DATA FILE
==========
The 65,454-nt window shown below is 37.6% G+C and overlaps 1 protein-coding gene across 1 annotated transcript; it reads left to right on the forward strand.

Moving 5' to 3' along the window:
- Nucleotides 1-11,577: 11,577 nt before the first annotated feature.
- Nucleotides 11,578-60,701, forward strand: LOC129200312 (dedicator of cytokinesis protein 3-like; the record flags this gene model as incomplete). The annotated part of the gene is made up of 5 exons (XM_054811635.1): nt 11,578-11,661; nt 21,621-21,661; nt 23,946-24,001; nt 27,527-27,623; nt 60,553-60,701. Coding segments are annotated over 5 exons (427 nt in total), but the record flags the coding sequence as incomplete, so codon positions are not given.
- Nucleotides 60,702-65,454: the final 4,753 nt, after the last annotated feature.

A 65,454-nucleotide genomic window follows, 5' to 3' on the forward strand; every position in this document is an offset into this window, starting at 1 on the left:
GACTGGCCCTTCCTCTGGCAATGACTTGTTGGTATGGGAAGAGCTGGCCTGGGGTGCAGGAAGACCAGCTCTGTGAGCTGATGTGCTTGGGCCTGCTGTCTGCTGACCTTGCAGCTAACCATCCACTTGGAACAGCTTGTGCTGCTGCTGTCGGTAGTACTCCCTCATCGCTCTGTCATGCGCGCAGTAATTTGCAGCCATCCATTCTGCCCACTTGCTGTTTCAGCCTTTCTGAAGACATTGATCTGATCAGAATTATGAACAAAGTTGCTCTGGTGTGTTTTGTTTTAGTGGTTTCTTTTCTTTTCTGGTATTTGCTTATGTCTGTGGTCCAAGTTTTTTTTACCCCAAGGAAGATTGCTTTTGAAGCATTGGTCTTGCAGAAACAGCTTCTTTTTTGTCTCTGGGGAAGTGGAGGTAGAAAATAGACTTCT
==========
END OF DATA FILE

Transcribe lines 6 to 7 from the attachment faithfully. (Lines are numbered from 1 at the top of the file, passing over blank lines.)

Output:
A 65,454-nucleotide genomic window follows, 5' to 3' on the forward strand; every position in this document is an offset into this window, starting at 1 on the left:
GACTGGCCCTTCCTCTGGCAATGACTTGTTGGTATGGGAAGAGCTGGCCTGGGGTGCAGGAAGACCAGCTCTGTGAGCTGATGTGCTTGGGCCTGCTGTCTGCTGACCTTGCAGCTAACCATCCACTTGGAACAGCTTGTGCTGCTGCTGTCGGTAGTACTCCCTCATCGCTCTGTCATGCGCGCAGTAATTTGCAGCCATCCATTCTGCCCACTTGCTGTTTCAGCCTTTCTGAAGACATTGATCTGATCAGAATTATGAACAAAGTTGCTCTGGTGTGTTTTGTTTTAGTGGTTTCTTTTCTTTTCTGGTATTTGCTTATGTCTGTGGTCCAAGTTTTTTTTACCCCAAGGAAGATTGCTTTTGAAGCATTGGTCTTGCAGAAACAGCTTCTTTTTTGTCTCTGGGGAAGTGGAGGTAGAAAATAGACTTCT